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What is UniProt's human proteome?

Last modified March 28, 2014

In 2008, a draft of the complete human proteome was released from UniProtKB/Swiss-Prot: the approximately 20,000 putative human protein-coding genes were represented by one UniProtKB/Swiss-Prot entry, tagged with the keyword 'Complete proteome'. This UniProtKB/Swiss-Prot H. sapiens proteome (manually reviewed) can be considered as complete in the sense that it contains one representative (canonical) sequence for each currently known human gene. Close to 40% of these 20'000 entries contain manually annotated alternative isoforms representing over 15'000 additional sequences (see What is the canonical sequence? Are all isoforms described in one entry?).

In 2011, a complementary pipeline for import of predicted human protein sequences in UniProtKB/TrEMBL has been developed in collaboration with Ensembl to complete the set of human isoform sequences produced by genes present in UniProtKB/Swiss-Prot.

This pipeline works in the following way:

  1. Ensembl sequences are first mapped to their UniProtKB counterparts under stringent conditions, requiring 100% identity over 100% of the length of the two sequences. The thus identified UniProtKB entries are tagged with the keyword 'Complete proteome' and obtain a cross-reference to the mapped Ensembl record.
  2. Ensembl sequences that are absent from UniProtKB are imported into UniProtKB/TrEMBL. These entries are tagged with the keyword 'Complete proteome' and have an Ensembl cross-reference.

This UniProtKB H. sapiens proteome includes thus both the reviewed sequences from UniProtKB/Swiss-Prot (equivalent to an updated version of the H. sapiens proteome completed in 2008), supplemented by unreviewed sequences from UniProtKB/TrEMBL, which may represent additional predicted isoform sequences.

Remark: The number of entries in the human proteome may vary from one release to the other, especially the manually reviewed set. This is due to our continuous manual updates thanks to the availability of new information. On a regular basis, we have to merge entries that were originally thought to be encoded by two separate genes, but later appeared to be actually a single gene. An entry can also be deleted when there is increasing evidence that it is an erroneous translation derived from a pseudogene. We keep dubious sequences in UniProtKB until there is enough evidence to decide whether we should delete them (see Why do we keep dubious sequences in UniProtKB? How to discard them from a protein set?).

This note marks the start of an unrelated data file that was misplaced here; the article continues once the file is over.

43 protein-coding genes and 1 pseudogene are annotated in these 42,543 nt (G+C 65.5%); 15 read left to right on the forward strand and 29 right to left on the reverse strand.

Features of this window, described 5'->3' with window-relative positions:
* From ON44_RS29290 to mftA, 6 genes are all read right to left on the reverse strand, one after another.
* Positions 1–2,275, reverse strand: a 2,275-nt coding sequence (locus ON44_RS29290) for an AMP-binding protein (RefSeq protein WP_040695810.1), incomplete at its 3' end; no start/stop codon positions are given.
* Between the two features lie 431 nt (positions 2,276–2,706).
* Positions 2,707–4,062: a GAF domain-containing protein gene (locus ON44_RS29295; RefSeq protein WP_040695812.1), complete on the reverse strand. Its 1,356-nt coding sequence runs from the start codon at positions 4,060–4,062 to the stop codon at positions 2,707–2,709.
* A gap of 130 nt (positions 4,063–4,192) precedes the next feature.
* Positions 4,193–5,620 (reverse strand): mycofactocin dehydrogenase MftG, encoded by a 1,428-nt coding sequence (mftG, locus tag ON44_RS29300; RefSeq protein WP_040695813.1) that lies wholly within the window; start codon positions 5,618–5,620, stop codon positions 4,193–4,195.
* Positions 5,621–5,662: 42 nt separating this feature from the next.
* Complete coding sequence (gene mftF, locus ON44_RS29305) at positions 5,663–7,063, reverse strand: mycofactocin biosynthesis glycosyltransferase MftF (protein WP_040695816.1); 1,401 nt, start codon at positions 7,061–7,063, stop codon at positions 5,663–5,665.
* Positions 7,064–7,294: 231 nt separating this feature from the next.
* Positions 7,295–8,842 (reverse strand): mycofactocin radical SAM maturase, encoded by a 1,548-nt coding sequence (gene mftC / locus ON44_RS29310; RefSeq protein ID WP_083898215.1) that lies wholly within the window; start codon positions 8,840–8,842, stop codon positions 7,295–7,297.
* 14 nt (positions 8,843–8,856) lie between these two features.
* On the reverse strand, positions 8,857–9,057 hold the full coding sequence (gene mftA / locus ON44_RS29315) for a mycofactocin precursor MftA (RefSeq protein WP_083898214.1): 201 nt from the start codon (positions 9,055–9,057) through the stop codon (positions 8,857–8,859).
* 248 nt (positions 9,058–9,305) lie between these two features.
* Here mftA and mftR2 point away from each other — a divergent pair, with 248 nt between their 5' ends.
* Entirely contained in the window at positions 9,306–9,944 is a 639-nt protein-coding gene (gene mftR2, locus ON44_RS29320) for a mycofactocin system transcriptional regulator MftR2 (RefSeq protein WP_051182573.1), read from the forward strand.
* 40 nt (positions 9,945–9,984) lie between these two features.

Access to human sequence sets

Our FTP server allows to download expanded FASTA sets, containing both the canonical and manually reviewed isoform sequences, for a selection of the most widely used proteomes, including human.

Below are queries to retrieve different human sequence sets. In order to download the query results, please read How to retrieve sets of UniProtKB protein sequences?

You can retrieve:

  1. approximately 20,000 human protein-coding genes represented by the canonical protein sequence in UniProtKB/Swiss-Prot:

    Note: Some of the human entries in UniProtKB/Swiss-Prot are not tagged with the keyword 'Complete proteome' because their protein sequences do not map to the reference genome:

  2. additional manually reviewed isoform sequences produced by the protein-coding genes described in UniProtKB/Swiss-Prot. There are currently around 15,000 such additional isoform sequences. These are downloadable in FASTA format together with the canonical sequences:

  3. additional predicted and unreviewed sequences in UniProtKB/TrEMBL, tagged with the keyword 'Complete proteome' which may correspond to novel isoform sequences for genes present in UniProtKB/Swiss-Prot (derived from the Ensembl pipeline):

    Note: Additional human sequences in UniProtKB/TrEMBL are not tagged with the keyword 'Complete proteome'. The vast majority of these additional UniProtKB/TrEMBL entries contain sequences which are not identical to any isoform sequences predicted by Ensembl. They might represent other alternative isoforms. The system is not perfect, but it is the best we can provide for the time being.

See also: